On November 6th, Baseball America released their rankings of the top ten prospects in the Nationals’ system for the 2014 season. BA is one of the most respected prospect publications in all of baseball, and their rankings are among the most highly anticipated every year. Today, we'll look at the top five prospects. (We covered numbers six through ten yesterday.)
1. Lucas Giolito, RHP
Total no-brainer here. Recovered from the Tommy John surgery that dropped him to the Nats in the middle of the first round in the 2012 draft, he dominated in the Gulf Coast League and the short-season Low A New York-Penn League. He looks the part of a future ace, with a high-90s fastball, devastating curve, and not too shabby changeup.
He is very highly regarded by all prospect evaluators, to say the least. Baseball Prospectus’ Jason Parks recently spoke very highly of him in a few tweets. The compiler of this list, Aaron Fitt, said in his chat about the Nats’ system (subscribers only) that he was “comfortable” predicting that Giolito would be the number one overall prospect in baseball by the end of next season. He’s the real deal, folks, and nobody in the Nats’ system comes close.
He’ll be moving up to full-season Low A at Hagerstown next year, but as we saw with Taylor Jordan last year, the Nats have no problem with moving up pitchers who destroy their leagues. Expect to see him in the bigs at the end of 2015 or 2016.
2. A.J. Cole, RHP
Now, as much as we all loved Michael Morse, aren’t you glad we traded him this past offseason? Cole was originally drafted by the Nats out of high school in the 4th round of the 2010 draft, but traded him after a season to Oakland, along with a few other prospects, for Gio Gonzalez. He struggled in High A and the Nats reacquired him in the three-team deal that sent Morse to Seattle. Morse hit just .226, albeit with 13 homers, in 76 games before being traded to Baltimore, where he hit just .103 in 12 games. I’d call that deal a win.
Cole was mediocre in repeating High A last year, posting a 4.25 ERA, but was promoted to AA Harrisburg anyway and took off, with a 2.18 ERA, 49:10 K:BB ratio, and .188 opponent average in seven starts. Despite the bumps in his career road, he seems to be back on track and will only be 22 this upcoming season. He still has a healthy amount of potential, though there are questions.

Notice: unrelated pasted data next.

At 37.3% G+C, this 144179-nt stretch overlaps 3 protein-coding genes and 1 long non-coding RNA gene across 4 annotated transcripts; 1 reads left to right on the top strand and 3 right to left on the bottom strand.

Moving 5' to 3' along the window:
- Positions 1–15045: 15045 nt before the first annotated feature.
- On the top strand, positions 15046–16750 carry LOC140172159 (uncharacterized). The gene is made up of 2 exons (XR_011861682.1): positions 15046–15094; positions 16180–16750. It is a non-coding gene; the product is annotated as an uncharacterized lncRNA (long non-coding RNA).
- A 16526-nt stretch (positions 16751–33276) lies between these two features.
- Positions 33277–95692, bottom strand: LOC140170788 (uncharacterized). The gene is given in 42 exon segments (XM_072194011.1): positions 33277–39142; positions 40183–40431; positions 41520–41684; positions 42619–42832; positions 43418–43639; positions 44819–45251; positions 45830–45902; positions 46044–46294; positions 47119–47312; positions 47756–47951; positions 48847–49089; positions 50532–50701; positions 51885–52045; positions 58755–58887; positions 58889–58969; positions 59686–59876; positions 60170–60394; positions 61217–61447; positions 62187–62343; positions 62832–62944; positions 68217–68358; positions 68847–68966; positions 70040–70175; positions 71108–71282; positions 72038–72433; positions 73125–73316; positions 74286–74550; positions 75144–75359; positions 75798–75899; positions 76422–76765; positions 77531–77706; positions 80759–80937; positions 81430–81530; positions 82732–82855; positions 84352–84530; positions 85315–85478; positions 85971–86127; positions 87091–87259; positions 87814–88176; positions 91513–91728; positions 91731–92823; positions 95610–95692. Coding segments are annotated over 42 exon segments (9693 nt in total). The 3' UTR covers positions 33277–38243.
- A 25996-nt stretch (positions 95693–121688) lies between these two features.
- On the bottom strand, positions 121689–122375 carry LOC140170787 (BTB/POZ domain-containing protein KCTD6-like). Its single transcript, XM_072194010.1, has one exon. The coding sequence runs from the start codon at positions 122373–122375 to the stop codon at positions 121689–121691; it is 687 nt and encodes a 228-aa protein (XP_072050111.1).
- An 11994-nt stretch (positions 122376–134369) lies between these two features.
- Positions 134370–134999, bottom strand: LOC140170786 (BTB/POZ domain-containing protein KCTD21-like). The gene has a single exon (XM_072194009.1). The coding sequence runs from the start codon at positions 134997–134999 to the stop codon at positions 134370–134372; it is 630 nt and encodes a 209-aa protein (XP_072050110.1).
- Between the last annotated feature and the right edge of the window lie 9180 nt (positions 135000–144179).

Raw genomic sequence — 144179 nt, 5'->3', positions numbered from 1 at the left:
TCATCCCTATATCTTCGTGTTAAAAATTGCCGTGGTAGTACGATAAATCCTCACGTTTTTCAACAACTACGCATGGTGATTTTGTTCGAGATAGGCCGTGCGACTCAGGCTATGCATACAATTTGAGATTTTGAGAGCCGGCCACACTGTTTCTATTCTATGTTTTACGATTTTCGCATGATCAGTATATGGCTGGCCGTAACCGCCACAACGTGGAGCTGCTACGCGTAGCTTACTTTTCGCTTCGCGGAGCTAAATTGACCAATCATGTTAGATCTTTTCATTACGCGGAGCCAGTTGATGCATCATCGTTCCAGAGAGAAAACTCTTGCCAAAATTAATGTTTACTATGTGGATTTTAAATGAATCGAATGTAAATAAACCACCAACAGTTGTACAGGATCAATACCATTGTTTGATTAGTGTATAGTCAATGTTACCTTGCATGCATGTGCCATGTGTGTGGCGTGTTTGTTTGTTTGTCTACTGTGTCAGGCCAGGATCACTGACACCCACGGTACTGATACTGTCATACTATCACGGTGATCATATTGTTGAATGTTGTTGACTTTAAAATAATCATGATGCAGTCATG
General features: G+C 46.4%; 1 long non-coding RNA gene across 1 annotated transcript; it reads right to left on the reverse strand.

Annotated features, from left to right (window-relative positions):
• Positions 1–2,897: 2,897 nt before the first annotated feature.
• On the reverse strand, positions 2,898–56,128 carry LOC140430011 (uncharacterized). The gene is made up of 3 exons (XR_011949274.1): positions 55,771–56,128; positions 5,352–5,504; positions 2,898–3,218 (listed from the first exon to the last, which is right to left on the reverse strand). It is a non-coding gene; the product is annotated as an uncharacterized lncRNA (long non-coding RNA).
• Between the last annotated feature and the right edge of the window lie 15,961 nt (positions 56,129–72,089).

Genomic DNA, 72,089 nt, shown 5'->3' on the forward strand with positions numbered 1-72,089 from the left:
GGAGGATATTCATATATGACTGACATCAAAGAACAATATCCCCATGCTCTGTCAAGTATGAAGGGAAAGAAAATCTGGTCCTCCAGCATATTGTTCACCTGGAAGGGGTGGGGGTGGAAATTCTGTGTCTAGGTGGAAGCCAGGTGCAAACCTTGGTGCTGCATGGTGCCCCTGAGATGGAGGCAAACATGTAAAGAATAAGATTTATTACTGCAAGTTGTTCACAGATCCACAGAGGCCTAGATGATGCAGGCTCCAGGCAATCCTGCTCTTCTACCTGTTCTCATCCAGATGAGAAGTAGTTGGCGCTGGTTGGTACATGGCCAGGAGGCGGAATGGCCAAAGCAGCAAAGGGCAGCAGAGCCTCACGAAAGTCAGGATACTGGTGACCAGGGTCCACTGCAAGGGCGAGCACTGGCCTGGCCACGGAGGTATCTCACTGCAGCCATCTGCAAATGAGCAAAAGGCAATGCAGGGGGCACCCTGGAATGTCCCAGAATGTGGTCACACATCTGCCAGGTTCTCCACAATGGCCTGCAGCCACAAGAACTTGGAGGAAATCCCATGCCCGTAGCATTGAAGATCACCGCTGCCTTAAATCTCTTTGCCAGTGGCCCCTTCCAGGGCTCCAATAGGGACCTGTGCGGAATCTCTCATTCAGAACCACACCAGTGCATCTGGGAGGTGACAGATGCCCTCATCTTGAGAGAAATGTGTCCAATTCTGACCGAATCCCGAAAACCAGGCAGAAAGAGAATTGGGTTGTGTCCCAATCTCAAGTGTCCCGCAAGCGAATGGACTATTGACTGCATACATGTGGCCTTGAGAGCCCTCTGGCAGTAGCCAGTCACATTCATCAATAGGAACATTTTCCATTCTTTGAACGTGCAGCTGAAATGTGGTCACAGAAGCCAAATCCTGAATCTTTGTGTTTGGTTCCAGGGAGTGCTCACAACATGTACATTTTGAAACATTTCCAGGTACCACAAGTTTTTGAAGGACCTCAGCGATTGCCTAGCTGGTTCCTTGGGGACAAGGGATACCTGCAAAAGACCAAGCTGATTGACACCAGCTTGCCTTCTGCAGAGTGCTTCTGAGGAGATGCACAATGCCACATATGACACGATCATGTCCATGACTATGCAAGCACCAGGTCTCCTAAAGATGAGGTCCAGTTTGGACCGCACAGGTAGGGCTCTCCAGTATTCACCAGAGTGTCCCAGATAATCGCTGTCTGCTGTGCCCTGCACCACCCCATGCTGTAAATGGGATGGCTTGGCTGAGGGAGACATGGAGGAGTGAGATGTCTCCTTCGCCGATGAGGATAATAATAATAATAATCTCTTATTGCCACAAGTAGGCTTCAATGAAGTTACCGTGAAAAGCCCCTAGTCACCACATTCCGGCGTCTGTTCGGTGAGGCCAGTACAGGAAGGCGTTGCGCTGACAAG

His best pitch is his 93-95 MPH fastball, but his offerings drop off from there. Fitt describes Cole’s changeup as “fringe average” and his breaking ball as “inconsistent,” not even knowing whether to call it a curveball or a slider. Perhaps finally being in the same organization for two straight seasons will help Cole improve his secondary pitches, but he’ll have trouble succeeding without bringing those up to par. To conclude, Fitt says Cole will end up as a “mid-rotation starter.”
Here’s my big question: Why is a future decent starter with one plus pitch and no average pitches the number two prospect in the system? The term “mid-rotation starter” has some wiggle room, so maybe Fitt is optimistic that Cole will refine his pitches and be a great #3 starter. I hope he’s right, but it doesn’t seem extremely likely. Even if he does meet that potential, how does that put him above the next guy on the list?
3. Brian Goodwin, CF
If you had to use one word to describe Goodwin, it would be “toolsy.” He has the potential to be above MLB-average in each of the five tools: hitting for average, hitting for power, speed, defense, and arm strength. However, he has struggled to put them all together. He tore up Low A in his first season after being drafted, but did not adjust well to a midseason promotion to AA and hit just .223 there in the second half of 2012.